Christopher Daniels and Frankie Kazarian, collectively known as Bad Influence, made an appearance at Fat Jack’s Comicypt in Philadelphia Saturday to promote their new comic book “Christopher Daniels and Kazarian Wrestle Aw Yeah Comics!”
As apart of their appearance, the former TNA World Tag Team Champions signed autographs and took photos with fans. They also took time to have a conversation with philly.com.
Here’s the transcript:
Vaughn Johnson: How’s the comic business going for you?
Christopher Daniels: So far, so good, man. We’re very lucky. It would be like a guy pitching a movie for the very first time and having Pixar decide to make it. Art Baltazar and Franco [Aureliani] are probably the top names in terms of all-ages comic books, so to have my name and [Frankie’s] name attached to something that they’ve put their effort into really helps. It’s really awesome. They’ve been 100,000 percent supportive about putting the comic book out, so it’s awesome.
VJ: I know Chris is comic book fan, but Frankie I didn’t know that you were as well.
Frankie Kazarian: I am a big fan. Not on the level of [Christopher], but yes. I just kind of never grew out of it. I don’t keep up with it as much as he does, but yes I’m always reading. I’m always listening to [Christopher’s] recommendations. I dig it, man.
VJ: What made you guys want to make this a venture?
CD: The whole story is that Frankie and I met Franco and Art Baltazar at San Diego Comic-Con a couple of years back. We found they were wrestling fans and we stayed friends. I have friends in Chicago — I was trained in Chicago, so I travel there a lot — and their store, Aw Yeah Comics, is in Skokie, which isn’t too far from Chicago, so I got to see them off and on. Last year, they decided to run a Kickstarter to start Aw Yeah Comics the publishing. The first couple of issues they sent to Frankie and I and that’s where I found out about Action Cat and Adventure Bug and Awesome Bear, and then I just decided, “Well, what if I wrote a story about Frankie and I going to this dimension and meeting these characters?”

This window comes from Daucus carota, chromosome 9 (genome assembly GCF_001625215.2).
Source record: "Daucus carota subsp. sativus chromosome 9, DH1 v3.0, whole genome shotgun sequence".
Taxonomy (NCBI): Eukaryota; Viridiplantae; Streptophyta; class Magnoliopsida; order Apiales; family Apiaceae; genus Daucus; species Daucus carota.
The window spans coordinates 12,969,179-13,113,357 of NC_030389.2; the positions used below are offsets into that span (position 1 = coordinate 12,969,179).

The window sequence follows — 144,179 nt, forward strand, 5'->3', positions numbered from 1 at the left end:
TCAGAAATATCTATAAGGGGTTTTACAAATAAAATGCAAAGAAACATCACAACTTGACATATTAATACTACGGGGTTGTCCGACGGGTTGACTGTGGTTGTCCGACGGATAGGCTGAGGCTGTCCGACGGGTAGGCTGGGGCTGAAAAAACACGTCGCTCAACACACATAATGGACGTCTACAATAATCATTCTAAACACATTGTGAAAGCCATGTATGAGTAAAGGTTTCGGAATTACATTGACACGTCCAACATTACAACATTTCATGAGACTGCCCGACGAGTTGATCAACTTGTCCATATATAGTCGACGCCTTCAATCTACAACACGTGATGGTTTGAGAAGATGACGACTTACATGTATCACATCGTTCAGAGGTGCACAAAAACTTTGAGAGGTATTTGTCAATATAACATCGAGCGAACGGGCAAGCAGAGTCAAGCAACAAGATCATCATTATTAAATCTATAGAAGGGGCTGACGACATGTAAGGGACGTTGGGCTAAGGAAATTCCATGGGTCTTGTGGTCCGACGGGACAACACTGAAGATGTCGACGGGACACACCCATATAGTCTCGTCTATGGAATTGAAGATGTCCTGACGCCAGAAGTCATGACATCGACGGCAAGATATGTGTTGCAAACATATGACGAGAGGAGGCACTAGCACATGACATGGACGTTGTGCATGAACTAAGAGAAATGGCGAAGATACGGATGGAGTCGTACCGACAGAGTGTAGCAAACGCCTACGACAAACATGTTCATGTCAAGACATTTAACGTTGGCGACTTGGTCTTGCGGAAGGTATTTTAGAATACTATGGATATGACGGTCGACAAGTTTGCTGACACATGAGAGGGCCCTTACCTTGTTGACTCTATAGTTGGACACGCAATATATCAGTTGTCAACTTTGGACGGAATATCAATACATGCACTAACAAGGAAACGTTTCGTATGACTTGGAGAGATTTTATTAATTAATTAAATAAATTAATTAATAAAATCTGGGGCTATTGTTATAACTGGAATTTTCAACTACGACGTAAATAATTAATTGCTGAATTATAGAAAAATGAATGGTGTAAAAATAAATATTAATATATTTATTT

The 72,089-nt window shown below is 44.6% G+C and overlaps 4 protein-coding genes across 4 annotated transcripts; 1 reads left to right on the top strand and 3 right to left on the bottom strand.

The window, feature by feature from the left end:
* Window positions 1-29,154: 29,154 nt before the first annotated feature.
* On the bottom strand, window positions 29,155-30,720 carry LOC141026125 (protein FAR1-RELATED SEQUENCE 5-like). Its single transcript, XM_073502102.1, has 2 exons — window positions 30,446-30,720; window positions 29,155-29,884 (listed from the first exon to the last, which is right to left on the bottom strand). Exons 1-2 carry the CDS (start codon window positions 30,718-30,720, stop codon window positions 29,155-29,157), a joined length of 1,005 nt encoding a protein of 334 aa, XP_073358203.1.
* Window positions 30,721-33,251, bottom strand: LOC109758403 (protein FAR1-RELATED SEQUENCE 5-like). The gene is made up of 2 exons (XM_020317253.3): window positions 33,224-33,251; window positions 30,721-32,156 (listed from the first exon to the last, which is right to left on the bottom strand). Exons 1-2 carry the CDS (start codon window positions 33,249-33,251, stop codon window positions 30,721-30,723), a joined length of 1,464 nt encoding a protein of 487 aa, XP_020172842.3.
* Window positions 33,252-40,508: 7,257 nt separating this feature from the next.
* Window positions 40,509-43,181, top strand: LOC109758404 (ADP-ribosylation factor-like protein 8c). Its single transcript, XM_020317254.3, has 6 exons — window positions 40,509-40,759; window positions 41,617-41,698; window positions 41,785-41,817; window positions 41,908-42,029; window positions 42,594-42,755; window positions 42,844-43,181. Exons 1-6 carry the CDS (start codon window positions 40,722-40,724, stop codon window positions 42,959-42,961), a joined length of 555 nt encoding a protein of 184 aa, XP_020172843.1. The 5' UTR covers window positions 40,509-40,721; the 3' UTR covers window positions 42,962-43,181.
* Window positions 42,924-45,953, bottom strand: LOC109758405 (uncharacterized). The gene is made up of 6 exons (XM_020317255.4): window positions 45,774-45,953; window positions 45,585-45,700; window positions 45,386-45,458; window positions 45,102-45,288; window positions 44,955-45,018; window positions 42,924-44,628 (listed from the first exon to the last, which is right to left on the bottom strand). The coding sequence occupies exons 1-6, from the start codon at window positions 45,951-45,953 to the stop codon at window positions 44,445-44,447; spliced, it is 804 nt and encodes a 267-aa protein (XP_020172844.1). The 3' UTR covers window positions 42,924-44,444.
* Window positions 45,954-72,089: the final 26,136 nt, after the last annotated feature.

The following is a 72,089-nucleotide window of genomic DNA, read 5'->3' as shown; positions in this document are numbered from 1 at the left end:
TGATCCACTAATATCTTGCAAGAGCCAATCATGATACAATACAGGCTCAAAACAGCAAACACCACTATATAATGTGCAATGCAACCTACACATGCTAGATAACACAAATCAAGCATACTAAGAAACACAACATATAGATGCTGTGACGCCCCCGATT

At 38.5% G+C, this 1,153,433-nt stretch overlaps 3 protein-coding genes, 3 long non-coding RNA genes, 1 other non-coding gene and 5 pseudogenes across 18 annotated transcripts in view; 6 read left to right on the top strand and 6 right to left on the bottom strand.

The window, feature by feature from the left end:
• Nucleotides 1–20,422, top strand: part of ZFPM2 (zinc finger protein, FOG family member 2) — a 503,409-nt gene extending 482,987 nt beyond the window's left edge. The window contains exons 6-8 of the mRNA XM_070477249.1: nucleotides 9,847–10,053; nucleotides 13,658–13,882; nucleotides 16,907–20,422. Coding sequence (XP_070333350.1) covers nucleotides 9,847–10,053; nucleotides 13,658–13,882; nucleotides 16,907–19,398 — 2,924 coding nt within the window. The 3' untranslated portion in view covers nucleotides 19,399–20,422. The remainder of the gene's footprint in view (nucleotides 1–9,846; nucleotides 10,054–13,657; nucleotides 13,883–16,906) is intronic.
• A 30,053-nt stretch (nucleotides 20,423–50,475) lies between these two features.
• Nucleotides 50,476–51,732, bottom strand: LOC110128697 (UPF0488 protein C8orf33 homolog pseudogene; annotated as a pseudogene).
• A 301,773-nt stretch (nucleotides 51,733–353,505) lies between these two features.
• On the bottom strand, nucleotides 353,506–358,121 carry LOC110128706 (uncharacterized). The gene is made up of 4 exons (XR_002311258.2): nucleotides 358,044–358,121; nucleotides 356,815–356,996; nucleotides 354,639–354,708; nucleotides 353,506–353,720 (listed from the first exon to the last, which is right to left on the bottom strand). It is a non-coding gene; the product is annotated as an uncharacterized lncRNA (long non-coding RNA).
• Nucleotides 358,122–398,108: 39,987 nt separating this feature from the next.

Even though we are professional wrestlers, we decided to go out there and fun and cut up and be ridiculous, so that spirit sort of flowed into the comic book story. I literally sent it unsolicited to Art and was like, “Hey, would you like to make this?” To my sheer delight they said yeah. So here it is, six months later. I wrote it September of last year and we had it out by April. We’re very lucky.
VJ: Being that you are professional wrestlers, how have people taken to you in the comic book world?
FK: They dig it. There are actually a lot of professional wrestlers that are actually big comic book fans and a lot of wrestling fans that are big comic book fans, so it’s kind of just a natural thing. A lot of people knew based on various shirts that Chris would wear to the ring or just by the look of our gear that we were at least somewhat into comic books. It was just kind of a natural thing when this book came out. Everyone that has purchased it or looked at it has really thought it was cool. A lot of our friends, all of the fans have been real receptive and they really dig it.
VJ: Does it help that you already have a name in pro wrestling?
CD: Absolutely. The fact that we were on Impact for so many years, both of us had been in professional wrestling for so many years, it certainly helped in terms of the wrestling fan base, but it’s only been the last couple of years that I think the focus has been on the fact that we’re both comic book fans as well. That’s sort of a new fact that fans are starting to learn about, but this is a perfect example to them of how big of fans we are.